Bill would turn boarded-up houses into homes again BALTIMORE CITY

February 03, 1993|By Eric Siegel | Eric Siegel,Staff Writer

The City Council is considering a bill that would make it easier for renters and first-time home buyers to purchase vacant city-owned houses.

"What this bill does is to free the vacant houses, to get them into the hands of the people. The city takes years to free a vacant house for sale," said City Council President Mary Pat Clarke, who introduced the bill Monday night. She said she hoped many of the houses could be sold for as little as $1 each.

Ms. Clarke, who unsuccessfully sponsored similar legislation 11 years ago, said she was moved to dust off the bill after spending a recent night at the Lexington Terrace high-rise housing project. "People were saying to me, 'Why should people be living like this when we have so many vacant houses around the city,' " she said yesterday.

Under Ms. Clarke's bill, the housing department would be required to maintain a complete and updated list of the hundreds of vacant properties owned by the city and not slated to be used in specific redevelopment projects within a year.

Anyone over 21 not currently owning a home in Maryland could enter into an immediate agreement for any house on the list. They would have to agree to bring it up to housing code standards and live there for a minimum of three years.

The bill would also allow developers to bid on the more decrepit properties -- those needing more than $30,000 of rehabilitation work -- in return for promises to complete the renovations within 2 1/2 years from the date of settlement.

The city housing department is reviewing the bill and has not yet taken a position on it, said spokesman Zack Germroth.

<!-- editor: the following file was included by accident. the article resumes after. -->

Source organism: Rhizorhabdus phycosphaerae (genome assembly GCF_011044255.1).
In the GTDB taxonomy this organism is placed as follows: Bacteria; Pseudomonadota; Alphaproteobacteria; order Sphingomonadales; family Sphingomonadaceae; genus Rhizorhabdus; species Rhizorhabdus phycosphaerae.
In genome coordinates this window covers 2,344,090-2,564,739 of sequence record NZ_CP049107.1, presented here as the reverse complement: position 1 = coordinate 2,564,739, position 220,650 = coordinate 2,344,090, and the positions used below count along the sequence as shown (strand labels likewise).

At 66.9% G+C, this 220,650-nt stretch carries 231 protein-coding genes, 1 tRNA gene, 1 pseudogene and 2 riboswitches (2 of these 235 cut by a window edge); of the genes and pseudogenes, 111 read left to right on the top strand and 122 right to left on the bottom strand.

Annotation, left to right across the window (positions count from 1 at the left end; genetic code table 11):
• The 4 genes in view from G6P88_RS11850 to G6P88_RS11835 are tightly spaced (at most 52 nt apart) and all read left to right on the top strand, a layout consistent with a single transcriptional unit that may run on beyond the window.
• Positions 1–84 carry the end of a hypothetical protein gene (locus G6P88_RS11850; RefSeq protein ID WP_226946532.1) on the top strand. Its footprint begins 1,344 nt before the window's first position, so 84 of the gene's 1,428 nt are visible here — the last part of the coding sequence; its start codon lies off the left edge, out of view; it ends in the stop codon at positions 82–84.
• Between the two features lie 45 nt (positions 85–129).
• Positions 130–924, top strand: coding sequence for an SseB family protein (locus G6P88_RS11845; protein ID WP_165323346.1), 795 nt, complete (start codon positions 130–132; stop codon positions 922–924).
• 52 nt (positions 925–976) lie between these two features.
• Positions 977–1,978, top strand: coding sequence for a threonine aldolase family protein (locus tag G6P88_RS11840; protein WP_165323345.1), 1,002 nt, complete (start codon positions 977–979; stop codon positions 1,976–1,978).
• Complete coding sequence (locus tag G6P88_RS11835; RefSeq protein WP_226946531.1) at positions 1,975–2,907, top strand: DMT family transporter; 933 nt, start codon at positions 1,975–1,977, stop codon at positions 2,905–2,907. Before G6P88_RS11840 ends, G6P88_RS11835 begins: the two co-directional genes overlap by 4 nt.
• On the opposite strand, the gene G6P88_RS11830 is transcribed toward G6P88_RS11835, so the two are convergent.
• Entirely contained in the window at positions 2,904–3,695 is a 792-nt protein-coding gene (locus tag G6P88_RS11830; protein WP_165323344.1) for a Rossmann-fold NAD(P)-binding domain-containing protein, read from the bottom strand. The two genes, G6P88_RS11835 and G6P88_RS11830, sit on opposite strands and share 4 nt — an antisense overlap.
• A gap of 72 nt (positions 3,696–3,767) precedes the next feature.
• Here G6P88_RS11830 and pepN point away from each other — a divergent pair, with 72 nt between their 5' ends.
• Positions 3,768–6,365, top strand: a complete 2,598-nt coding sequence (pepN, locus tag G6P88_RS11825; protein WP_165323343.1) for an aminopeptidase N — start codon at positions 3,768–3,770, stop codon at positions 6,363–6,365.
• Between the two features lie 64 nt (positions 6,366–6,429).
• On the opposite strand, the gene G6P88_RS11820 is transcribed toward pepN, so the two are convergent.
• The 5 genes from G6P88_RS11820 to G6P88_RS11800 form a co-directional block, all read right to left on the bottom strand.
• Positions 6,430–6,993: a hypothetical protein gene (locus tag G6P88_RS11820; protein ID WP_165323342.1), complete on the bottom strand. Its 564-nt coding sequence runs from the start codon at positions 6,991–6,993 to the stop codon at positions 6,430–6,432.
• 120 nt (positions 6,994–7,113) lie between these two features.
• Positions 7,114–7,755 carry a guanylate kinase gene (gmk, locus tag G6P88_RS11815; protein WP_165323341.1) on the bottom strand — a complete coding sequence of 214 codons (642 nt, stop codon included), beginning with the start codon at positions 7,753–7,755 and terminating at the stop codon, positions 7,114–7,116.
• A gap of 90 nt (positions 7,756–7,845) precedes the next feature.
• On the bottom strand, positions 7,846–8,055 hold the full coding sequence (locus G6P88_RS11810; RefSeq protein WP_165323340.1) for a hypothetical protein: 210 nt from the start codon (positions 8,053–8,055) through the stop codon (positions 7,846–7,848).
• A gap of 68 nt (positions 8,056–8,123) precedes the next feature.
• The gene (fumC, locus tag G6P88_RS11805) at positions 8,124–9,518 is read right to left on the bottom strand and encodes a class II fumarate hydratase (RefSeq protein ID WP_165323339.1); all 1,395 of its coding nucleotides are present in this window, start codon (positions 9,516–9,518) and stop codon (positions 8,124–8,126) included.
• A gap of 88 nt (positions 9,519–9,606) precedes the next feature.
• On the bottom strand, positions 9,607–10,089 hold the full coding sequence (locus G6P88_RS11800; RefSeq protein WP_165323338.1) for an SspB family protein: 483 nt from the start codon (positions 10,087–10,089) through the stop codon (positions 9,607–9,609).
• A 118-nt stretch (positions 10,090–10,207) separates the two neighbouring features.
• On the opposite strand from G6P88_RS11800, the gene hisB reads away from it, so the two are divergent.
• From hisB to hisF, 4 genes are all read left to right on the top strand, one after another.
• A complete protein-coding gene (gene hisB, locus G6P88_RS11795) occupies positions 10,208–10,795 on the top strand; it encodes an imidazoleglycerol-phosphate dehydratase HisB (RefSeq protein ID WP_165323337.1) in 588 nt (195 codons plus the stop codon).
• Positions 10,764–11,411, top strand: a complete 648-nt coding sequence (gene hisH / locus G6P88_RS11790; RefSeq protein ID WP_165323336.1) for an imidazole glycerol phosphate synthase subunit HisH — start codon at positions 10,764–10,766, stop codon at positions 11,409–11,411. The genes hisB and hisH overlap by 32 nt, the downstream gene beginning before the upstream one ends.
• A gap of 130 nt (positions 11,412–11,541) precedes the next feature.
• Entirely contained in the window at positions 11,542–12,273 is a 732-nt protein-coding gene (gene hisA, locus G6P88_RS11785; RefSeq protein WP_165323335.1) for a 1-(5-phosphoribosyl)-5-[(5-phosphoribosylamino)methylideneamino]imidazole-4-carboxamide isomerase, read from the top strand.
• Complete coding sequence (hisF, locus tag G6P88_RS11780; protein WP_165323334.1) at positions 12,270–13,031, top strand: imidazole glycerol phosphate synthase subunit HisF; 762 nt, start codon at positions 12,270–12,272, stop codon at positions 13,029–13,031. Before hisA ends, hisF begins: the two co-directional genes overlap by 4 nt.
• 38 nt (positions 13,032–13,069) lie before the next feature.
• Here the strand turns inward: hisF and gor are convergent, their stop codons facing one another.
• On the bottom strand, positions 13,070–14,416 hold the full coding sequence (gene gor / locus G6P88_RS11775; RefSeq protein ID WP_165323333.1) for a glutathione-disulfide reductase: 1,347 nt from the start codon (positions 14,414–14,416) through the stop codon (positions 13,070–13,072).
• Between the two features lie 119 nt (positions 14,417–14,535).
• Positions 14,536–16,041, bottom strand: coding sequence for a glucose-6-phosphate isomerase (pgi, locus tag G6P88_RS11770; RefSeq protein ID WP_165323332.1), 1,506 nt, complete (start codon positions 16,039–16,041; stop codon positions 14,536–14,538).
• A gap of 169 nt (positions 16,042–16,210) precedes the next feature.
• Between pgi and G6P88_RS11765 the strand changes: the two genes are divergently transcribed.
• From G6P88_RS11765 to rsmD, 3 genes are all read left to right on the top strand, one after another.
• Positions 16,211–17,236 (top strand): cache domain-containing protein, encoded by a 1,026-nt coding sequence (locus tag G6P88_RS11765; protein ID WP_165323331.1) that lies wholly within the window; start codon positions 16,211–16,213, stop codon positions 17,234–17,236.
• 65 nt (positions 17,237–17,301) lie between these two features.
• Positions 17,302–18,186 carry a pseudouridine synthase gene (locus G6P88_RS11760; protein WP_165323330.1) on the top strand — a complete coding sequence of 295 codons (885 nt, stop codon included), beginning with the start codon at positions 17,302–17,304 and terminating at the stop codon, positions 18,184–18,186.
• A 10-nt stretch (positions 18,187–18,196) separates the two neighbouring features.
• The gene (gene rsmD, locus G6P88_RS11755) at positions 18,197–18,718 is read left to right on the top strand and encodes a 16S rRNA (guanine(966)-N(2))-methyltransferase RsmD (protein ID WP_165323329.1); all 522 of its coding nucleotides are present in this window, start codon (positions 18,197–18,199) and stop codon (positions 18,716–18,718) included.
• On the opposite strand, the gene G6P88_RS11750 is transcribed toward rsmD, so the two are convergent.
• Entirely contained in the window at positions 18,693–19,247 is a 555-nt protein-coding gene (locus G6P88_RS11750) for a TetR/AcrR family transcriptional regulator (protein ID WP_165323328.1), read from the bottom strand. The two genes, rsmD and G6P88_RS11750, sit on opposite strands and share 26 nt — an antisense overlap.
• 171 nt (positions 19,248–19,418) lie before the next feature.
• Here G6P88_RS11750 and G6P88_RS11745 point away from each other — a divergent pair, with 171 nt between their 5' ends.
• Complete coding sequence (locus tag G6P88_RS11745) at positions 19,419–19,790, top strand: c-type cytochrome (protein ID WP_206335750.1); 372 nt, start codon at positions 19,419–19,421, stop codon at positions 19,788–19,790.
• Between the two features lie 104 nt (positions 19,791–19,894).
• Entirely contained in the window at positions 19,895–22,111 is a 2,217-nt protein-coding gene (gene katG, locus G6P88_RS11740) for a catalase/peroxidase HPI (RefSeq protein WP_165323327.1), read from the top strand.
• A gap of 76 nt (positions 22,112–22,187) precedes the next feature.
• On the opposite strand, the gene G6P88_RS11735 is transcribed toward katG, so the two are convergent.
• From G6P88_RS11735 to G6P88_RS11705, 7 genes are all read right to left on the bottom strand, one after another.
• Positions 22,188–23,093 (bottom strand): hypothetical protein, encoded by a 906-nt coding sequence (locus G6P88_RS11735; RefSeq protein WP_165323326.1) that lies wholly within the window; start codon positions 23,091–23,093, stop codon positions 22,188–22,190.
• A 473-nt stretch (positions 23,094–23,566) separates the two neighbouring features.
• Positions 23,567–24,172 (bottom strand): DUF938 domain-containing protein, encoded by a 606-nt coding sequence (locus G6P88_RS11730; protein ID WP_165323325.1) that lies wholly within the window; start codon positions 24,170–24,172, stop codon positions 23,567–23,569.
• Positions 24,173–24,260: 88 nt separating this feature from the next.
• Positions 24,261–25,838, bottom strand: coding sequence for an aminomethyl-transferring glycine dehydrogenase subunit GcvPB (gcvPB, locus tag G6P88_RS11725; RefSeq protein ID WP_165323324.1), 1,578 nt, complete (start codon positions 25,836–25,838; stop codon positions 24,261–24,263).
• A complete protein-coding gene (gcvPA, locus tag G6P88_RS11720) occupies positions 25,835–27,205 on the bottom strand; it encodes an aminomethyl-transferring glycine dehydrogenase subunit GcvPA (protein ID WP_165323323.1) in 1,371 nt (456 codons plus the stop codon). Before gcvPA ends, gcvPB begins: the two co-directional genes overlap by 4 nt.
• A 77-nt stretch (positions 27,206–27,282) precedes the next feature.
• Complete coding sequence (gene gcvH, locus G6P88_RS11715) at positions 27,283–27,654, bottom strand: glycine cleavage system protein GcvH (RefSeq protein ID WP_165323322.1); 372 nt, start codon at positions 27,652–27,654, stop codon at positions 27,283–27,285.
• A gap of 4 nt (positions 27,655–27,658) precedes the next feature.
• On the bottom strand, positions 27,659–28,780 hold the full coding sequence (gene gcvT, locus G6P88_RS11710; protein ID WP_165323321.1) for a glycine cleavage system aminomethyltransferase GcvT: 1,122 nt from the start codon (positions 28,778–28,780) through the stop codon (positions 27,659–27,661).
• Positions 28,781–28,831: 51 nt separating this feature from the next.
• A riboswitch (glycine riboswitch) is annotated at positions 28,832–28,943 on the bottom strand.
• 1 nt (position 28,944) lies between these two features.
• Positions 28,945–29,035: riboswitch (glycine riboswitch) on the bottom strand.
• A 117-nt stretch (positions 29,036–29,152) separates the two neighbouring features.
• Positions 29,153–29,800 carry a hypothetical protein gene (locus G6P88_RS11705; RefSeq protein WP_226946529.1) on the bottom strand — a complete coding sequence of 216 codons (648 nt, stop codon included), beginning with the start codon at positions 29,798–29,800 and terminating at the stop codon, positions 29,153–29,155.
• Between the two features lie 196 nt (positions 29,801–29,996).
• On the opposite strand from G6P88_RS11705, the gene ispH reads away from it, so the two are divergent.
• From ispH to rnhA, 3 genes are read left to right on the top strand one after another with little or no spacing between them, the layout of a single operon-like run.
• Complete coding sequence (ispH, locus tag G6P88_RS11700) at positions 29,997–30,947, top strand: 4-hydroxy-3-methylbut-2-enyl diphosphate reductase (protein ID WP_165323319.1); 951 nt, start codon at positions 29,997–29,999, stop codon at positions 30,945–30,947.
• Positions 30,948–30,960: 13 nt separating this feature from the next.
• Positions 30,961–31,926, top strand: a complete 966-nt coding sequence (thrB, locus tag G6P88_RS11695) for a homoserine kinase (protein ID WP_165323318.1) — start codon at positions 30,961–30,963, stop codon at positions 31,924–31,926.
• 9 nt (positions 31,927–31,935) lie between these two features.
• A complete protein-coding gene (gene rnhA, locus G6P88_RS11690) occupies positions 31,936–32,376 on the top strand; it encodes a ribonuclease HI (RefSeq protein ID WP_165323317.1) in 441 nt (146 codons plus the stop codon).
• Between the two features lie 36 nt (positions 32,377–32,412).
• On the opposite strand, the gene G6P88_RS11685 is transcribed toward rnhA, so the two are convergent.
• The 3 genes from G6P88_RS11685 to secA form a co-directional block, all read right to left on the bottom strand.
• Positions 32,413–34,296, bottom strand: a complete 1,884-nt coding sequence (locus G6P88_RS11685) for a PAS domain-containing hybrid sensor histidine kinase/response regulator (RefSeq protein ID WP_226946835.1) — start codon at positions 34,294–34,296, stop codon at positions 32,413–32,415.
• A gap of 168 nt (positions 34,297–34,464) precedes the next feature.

Mr. Germroth noted that the city already has programs to encourage the rehabilitation of vacant properties, programs that include the Community Development Financing Corp. for developers willing to rehab three or more vacant properties and the newly created Vacant Home Loan Program. The city also holds bi-annual tax sales of vacant properties, he said.

Currently, the city has title to about 700 vacant properties, of which more than 500 are slated for demolition or are earmarked for redevelopment projects, he said.

But Ms. Clarke said yesterday that there are "thousands" of additional abandoned, vacant properties to which the city has not yet taken title. Her bill would create a 13-member commission that would, among other things, study ways the city could gain title to vacant properties more quickly.

It also often takes years for the city to get these planned projects off the ground or get funds to demolish the boarded up properties, Ms. Clarke said. During that time, the properties remain a blight on their neighborhoods, she said.

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